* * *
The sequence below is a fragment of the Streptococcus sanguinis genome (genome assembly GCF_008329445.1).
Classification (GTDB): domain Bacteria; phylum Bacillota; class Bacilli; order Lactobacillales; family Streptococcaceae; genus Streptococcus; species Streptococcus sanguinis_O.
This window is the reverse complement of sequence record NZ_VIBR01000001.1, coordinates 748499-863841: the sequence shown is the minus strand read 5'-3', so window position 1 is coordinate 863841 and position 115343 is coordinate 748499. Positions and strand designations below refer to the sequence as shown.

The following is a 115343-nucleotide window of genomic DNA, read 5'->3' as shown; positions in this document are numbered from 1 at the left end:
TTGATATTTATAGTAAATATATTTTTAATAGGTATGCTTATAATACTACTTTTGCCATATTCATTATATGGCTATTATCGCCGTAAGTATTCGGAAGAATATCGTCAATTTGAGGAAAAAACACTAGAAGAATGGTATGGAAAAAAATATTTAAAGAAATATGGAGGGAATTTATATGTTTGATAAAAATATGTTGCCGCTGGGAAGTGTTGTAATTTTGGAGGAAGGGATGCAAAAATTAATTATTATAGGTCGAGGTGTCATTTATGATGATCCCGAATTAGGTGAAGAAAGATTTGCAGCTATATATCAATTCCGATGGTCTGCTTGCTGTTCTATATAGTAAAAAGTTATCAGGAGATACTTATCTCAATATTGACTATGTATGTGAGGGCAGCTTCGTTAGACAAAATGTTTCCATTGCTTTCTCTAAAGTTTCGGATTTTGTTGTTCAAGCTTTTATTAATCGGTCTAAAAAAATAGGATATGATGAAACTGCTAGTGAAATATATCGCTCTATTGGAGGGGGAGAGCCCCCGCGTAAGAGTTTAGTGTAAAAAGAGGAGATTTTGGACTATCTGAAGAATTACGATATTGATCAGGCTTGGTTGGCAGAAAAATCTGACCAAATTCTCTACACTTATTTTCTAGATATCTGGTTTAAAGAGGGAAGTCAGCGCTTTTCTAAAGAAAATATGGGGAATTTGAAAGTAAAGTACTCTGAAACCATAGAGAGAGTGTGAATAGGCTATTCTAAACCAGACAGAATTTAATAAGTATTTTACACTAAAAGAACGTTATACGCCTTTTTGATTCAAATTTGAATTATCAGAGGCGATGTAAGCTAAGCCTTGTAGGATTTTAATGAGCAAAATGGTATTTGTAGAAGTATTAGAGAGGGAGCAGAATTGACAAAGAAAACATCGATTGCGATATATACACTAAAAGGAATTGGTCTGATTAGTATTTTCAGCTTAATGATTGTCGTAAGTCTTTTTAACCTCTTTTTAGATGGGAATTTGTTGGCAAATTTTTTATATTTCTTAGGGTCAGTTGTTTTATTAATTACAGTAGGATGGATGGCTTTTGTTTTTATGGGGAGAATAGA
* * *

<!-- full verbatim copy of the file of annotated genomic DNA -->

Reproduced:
The sequence below is a fragment of the Streptococcus sanguinis genome (genome assembly GCF_008329445.1).
Classification (GTDB): domain Bacteria; phylum Bacillota; class Bacilli; order Lactobacillales; family Streptococcaceae; genus Streptococcus; species Streptococcus sanguinis_O.
This window is the reverse complement of sequence record NZ_VIBR01000001.1, coordinates 748499-863841: the sequence shown is the minus strand read 5'-3', so window position 1 is coordinate 863841 and position 115343 is coordinate 748499. Positions and strand designations below refer to the sequence as shown.

The following is a 115343-nucleotide window of genomic DNA, read 5'->3' as shown; positions in this document are numbered from 1 at the left end:
TTGATATTTATAGTAAATATATTTTTAATAGGTATGCTTATAATACTACTTTTGCCATATTCATTATATGGCTATTATCGCCGTAAGTATTCGGAAGAATATCGTCAATTTGAGGAAAAAACACTAGAAGAATGGTATGGAAAAAAATATTTAAAGAAATATGGAGGGAATTTATATGTTTGATAAAAATATGTTGCCGCTGGGAAGTGTTGTAATTTTGGAGGAAGGGATGCAAAAATTAATTATTATAGGTCGAGGTGTCATTTATGATGATCCCGAATTAGGTGAAGAAAGATTTGCAGCTATATATCAATTCCGATGGTCTGCTTGCTGTTCTATATAGTAAAAAGTTATCAGGAGATACTTATCTCAATATTGACTATGTATGTGAGGGCAGCTTCGTTAGACAAAATGTTTCCATTGCTTTCTCTAAAGTTTCGGATTTTGTTGTTCAAGCTTTTATTAATCGGTCTAAAAAAATAGGATATGATGAAACTGCTAGTGAAATATATCGCTCTATTGGAGGGGGAGAGCCCCCGCGTAAGAGTTTAGTGTAAAAAGAGGAGATTTTGGACTATCTGAAGAATTACGATATTGATCAGGCTTGGTTGGCAGAAAAATCTGACCAAATTCTCTACACTTATTTTCTAGATATCTGGTTTAAAGAGGGAAGTCAGCGCTTTTCTAAAGAAAATATGGGGAATTTGAAAGTAAAGTACTCTGAAACCATAGAGAGAGTGTGAATAGGCTATTCTAAACCAGACAGAATTTAATAAGTATTTTACACTAAAAGAACGTTATACGCCTTTTTGATTCAAATTTGAATTATCAGAGGCGATGTAAGCTAAGCCTTGTAGGATTTTAATGAGCAAAATGGTATTTGTAGAAGTATTAGAGAGGGAGCAGAATTGACAAAGAAAACATCGATTGCGATATATACACTAAAAGGAATTGGTCTGATTAGTATTTTCAGCTTAATGATTGTCGTAAGTCTTTTTAACCTCTTTTTAGATGGGAATTTGTTGGCAAATTTTTTATATTTCTTAGGGTCAGTTGTTTTATTAATTACAGTAGGATGGATGGCTTTTGTTTTTATGGGGAGAATAGA